enclosing braces. (By contrast, `beginning-of-defun' and
`end-of-defun' search for braces in column zero.) If you are
editing code where the opening brace of a function isn't placed in
column zero, you may wish to bind `C-M-a' and `C-M-e' to these
commands. *Note Moving by Defuns::.

`M-a'
Move point to the beginning of the innermost C statement
(`c-beginning-of-statement'). If point is already at the beginning
of a statement, move to the beginning of the preceding statement.
With prefix argument N, move back N - 1 statements.

In comments or in strings which span more than one line, this
command moves by sentences instead of statements.

`M-e'
Move point to the end of the innermost C statement or sentence;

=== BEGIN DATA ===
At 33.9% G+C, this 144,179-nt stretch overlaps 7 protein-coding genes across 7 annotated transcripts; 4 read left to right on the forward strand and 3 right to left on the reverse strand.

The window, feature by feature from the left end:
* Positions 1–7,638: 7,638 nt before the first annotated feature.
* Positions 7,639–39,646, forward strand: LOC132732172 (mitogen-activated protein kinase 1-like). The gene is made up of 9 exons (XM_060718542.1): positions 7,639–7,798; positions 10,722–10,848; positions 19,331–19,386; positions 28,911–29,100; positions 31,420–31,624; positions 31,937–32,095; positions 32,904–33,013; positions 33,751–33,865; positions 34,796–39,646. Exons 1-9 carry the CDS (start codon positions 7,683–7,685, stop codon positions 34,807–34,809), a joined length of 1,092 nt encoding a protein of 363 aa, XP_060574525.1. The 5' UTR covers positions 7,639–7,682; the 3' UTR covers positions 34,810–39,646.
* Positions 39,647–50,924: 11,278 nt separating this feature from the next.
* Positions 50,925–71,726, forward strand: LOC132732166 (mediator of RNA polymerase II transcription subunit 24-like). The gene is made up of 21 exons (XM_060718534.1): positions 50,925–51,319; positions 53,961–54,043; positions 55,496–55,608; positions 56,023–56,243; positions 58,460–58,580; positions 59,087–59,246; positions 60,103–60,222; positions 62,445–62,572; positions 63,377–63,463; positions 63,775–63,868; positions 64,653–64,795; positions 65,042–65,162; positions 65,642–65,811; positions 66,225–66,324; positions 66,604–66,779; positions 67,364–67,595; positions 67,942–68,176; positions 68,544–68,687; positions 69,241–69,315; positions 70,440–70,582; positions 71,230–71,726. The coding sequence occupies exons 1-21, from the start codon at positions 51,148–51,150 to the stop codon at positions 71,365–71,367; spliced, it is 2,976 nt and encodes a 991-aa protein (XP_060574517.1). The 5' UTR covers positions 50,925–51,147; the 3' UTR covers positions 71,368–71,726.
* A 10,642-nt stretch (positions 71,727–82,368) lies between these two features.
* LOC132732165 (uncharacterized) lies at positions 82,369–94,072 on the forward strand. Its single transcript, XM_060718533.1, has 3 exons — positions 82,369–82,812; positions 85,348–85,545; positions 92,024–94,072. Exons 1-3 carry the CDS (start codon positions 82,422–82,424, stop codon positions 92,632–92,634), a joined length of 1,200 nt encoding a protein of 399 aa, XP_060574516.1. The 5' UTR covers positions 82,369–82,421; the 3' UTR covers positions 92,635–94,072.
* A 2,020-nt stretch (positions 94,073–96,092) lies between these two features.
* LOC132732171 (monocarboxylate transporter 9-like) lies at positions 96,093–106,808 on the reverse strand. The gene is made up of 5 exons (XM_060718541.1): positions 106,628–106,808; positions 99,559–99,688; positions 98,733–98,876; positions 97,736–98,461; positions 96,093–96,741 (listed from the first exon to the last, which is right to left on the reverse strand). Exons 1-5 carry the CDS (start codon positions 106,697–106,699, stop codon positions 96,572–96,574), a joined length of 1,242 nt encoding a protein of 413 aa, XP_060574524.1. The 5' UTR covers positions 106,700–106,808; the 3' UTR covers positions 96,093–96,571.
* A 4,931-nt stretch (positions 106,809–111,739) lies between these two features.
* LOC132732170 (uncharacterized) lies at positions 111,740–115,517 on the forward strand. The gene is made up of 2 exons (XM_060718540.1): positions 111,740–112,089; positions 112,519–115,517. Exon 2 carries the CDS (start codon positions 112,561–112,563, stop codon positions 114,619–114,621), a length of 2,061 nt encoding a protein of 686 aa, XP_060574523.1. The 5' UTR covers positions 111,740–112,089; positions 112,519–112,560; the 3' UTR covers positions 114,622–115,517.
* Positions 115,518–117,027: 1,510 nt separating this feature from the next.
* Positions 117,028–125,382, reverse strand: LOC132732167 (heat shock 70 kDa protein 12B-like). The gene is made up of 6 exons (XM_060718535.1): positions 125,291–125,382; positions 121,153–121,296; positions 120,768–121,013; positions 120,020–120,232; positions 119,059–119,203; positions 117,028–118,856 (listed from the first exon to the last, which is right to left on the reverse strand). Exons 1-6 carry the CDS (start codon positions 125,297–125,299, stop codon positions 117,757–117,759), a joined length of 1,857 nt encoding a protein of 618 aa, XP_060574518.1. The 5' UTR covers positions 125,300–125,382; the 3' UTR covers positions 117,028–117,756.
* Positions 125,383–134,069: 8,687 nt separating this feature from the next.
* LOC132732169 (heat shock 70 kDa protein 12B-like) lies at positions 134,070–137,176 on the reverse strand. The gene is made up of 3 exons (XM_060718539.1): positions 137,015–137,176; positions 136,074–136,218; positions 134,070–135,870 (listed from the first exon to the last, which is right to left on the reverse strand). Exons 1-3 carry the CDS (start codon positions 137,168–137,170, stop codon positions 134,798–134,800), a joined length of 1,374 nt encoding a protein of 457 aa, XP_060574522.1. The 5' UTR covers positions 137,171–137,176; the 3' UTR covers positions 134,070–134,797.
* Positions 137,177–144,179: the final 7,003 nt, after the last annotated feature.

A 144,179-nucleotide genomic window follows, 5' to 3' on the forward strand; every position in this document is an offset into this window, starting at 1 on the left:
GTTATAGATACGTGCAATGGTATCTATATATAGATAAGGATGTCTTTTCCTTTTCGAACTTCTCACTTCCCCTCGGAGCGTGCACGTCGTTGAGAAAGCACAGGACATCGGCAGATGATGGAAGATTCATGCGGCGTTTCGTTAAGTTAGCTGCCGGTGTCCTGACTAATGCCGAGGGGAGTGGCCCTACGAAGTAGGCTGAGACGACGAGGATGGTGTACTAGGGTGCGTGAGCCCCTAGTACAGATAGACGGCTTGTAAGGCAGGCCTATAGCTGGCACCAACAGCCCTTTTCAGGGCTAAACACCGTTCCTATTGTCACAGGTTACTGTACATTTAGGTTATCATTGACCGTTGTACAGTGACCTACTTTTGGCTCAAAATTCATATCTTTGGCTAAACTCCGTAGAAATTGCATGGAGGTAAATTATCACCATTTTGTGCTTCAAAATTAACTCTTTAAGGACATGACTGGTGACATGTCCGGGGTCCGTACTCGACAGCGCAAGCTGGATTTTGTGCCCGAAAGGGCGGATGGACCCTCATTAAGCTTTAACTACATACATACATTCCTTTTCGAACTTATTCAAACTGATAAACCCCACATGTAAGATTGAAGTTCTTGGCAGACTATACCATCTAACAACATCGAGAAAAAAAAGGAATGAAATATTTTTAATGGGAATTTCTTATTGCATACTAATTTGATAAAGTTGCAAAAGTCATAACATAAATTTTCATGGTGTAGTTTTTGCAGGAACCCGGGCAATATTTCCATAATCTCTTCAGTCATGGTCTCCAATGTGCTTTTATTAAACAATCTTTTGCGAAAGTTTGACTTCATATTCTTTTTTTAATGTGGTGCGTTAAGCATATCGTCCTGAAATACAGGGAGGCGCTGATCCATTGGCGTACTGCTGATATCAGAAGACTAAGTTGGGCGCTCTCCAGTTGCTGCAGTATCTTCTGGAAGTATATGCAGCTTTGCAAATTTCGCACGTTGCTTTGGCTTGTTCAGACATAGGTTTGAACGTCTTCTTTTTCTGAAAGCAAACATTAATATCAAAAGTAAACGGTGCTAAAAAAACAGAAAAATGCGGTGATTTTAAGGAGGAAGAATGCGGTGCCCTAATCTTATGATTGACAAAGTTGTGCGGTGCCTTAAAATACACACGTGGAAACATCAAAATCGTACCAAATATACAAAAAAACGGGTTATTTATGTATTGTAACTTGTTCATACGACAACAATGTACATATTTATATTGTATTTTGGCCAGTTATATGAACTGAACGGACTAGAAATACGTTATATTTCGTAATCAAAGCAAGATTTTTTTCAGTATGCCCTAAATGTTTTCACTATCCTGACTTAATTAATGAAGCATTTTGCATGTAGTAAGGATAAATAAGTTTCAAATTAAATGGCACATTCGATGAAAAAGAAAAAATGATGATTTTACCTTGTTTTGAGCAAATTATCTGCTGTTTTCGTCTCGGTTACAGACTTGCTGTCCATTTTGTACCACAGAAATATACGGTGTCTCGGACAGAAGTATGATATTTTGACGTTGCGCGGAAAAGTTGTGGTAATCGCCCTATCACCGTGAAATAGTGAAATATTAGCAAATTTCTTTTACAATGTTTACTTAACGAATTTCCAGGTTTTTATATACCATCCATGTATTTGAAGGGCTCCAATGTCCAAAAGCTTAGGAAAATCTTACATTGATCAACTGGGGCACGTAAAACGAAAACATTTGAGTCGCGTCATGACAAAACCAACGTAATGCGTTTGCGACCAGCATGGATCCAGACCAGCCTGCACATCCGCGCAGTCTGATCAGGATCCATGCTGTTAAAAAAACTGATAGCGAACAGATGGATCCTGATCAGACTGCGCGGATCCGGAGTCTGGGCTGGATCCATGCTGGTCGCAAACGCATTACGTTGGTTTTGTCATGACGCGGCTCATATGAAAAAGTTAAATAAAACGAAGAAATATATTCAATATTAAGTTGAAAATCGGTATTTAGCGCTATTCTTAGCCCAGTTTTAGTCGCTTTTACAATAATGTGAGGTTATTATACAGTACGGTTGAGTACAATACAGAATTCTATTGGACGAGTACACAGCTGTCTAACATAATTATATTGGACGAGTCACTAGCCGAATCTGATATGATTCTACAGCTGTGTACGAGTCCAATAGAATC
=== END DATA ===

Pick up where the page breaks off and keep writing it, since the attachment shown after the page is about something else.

like `M-a' except that it moves in the other direction
(`c-end-of-statement').
You could, and I believe others have, create a macro to encapsulate these
actions with setting the mark and copying the region.

Here is a very promising-looking one that I found for C(**) and Java:
<http://xref-tech.com/speller/main.html>

GWMF.

--
Lew
Jun 19 '07 #23

P: n/a
On Jun 19, 9:21 pm, Ed <iamfrac...@hotmail.comwrote:
>
Have you ever seen an, "Extractmethod," function for emacs? Whereby
you highlight some lines of code, press a key, and the code is whisked
into its ownmethod, with the appropriatemethodinvocation left in
its place. If you could post a link, that'd be just champion.
xrefactory does this. I tried it once. It's a bit pricey , though.

Jun 20 '07 #24

P: n/a
On Tue, 19 Jun 2007 15:53:21 +0200, David Kastrup <da*@gnu.orgwrote: